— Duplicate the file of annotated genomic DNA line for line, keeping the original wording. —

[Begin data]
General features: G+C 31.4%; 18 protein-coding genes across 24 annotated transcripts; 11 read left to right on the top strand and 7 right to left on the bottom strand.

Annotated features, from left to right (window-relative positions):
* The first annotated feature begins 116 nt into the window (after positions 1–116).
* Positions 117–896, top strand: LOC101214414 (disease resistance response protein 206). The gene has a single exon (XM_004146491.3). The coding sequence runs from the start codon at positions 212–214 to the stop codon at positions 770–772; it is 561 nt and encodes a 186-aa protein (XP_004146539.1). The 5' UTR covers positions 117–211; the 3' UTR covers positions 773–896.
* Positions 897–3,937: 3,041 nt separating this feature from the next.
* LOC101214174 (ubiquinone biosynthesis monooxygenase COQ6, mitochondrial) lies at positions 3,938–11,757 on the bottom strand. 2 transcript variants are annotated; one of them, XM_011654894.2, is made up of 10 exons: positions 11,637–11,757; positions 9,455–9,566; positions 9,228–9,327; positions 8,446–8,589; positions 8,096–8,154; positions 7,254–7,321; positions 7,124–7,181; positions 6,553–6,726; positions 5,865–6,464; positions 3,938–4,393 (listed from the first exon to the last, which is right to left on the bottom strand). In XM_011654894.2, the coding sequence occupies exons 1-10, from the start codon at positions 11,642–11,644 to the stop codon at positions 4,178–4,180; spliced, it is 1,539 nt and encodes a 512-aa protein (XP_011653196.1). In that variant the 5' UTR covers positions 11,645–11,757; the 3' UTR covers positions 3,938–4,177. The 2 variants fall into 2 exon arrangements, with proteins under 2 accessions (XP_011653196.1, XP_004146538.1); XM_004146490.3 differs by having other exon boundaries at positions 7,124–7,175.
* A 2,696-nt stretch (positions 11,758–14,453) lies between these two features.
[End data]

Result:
General features: G+C 31.4%; 18 protein-coding genes across 24 annotated transcripts; 11 read left to right on the top strand and 7 right to left on the bottom strand.

Annotated features, from left to right (window-relative positions):
* The first annotated feature begins 116 nt into the window (after positions 1–116).
* Positions 117–896, top strand: LOC101214414 (disease resistance response protein 206). The gene has a single exon (XM_004146491.3). The coding sequence runs from the start codon at positions 212–214 to the stop codon at positions 770–772; it is 561 nt and encodes a 186-aa protein (XP_004146539.1). The 5' UTR covers positions 117–211; the 3' UTR covers positions 773–896.
* Positions 897–3,937: 3,041 nt separating this feature from the next.
* LOC101214174 (ubiquinone biosynthesis monooxygenase COQ6, mitochondrial) lies at positions 3,938–11,757 on the bottom strand. 2 transcript variants are annotated; one of them, XM_011654894.2, is made up of 10 exons: positions 11,637–11,757; positions 9,455–9,566; positions 9,228–9,327; positions 8,446–8,589; positions 8,096–8,154; positions 7,254–7,321; positions 7,124–7,181; positions 6,553–6,726; positions 5,865–6,464; positions 3,938–4,393 (listed from the first exon to the last, which is right to left on the bottom strand). In XM_011654894.2, the coding sequence occupies exons 1-10, from the start codon at positions 11,642–11,644 to the stop codon at positions 4,178–4,180; spliced, it is 1,539 nt and encodes a 512-aa protein (XP_011653196.1). In that variant the 5' UTR covers positions 11,645–11,757; the 3' UTR covers positions 3,938–4,177. The 2 variants fall into 2 exon arrangements, with proteins under 2 accessions (XP_011653196.1, XP_004146538.1); XM_004146490.3 differs by having other exon boundaries at positions 7,124–7,175.
* A 2,696-nt stretch (positions 11,758–14,453) lies between these two features.